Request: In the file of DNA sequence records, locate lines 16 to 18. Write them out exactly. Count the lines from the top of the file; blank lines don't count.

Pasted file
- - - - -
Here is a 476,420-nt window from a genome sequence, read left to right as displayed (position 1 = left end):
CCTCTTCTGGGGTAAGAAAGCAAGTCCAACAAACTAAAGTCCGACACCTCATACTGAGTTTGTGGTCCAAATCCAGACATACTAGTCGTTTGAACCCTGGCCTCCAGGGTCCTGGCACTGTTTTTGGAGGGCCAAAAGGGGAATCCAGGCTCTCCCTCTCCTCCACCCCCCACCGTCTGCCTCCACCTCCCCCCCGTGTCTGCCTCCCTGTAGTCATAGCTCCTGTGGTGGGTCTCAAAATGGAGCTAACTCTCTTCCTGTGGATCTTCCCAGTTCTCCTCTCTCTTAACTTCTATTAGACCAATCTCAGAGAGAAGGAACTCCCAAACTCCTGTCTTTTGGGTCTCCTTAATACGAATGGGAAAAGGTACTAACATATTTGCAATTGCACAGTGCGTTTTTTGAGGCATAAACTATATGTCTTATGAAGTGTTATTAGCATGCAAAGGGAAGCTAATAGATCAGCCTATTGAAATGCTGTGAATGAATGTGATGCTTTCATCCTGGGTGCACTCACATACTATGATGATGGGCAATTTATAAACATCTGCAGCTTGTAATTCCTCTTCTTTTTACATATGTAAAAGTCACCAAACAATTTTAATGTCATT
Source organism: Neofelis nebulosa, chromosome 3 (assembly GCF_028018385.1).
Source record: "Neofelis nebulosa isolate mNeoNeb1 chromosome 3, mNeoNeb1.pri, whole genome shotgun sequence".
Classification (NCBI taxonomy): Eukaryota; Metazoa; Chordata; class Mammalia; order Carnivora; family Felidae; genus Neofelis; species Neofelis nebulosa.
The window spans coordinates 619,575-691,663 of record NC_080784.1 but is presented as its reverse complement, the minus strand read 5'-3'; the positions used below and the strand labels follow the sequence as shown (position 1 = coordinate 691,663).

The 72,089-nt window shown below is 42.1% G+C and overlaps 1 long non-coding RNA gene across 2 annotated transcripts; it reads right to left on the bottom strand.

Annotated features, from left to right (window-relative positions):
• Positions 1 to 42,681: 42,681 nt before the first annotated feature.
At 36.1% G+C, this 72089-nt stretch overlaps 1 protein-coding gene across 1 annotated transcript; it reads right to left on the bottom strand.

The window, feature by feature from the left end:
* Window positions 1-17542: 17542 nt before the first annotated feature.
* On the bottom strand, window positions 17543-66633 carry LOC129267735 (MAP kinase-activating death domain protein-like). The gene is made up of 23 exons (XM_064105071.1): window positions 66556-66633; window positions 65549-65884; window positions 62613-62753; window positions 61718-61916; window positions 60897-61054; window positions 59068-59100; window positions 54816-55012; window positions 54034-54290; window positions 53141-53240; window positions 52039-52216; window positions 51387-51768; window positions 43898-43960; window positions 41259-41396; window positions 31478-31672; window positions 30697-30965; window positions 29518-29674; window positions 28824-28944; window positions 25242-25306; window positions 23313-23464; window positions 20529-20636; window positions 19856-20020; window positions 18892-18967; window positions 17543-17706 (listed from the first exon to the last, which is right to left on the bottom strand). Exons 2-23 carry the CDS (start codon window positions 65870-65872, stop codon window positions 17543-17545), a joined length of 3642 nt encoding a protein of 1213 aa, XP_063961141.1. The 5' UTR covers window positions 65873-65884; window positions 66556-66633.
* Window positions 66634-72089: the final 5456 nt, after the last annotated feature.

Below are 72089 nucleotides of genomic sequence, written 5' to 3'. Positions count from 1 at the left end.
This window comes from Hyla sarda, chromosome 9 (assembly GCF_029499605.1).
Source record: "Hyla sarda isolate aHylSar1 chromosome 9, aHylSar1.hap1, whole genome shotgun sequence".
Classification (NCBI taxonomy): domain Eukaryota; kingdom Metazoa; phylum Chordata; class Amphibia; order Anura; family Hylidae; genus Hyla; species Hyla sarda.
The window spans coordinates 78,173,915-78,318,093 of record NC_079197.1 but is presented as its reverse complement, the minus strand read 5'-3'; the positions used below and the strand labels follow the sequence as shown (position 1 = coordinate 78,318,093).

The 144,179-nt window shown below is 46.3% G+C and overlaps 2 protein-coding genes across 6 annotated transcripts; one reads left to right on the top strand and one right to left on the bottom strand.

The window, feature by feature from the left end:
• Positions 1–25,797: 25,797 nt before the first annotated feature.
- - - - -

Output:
This window comes from Hyla sarda, chromosome 9 (assembly GCF_029499605.1).
Source record: "Hyla sarda isolate aHylSar1 chromosome 9, aHylSar1.hap1, whole genome shotgun sequence".
Classification (NCBI taxonomy): domain Eukaryota; kingdom Metazoa; phylum Chordata; class Amphibia; order Anura; family Hylidae; genus Hyla; species Hyla sarda.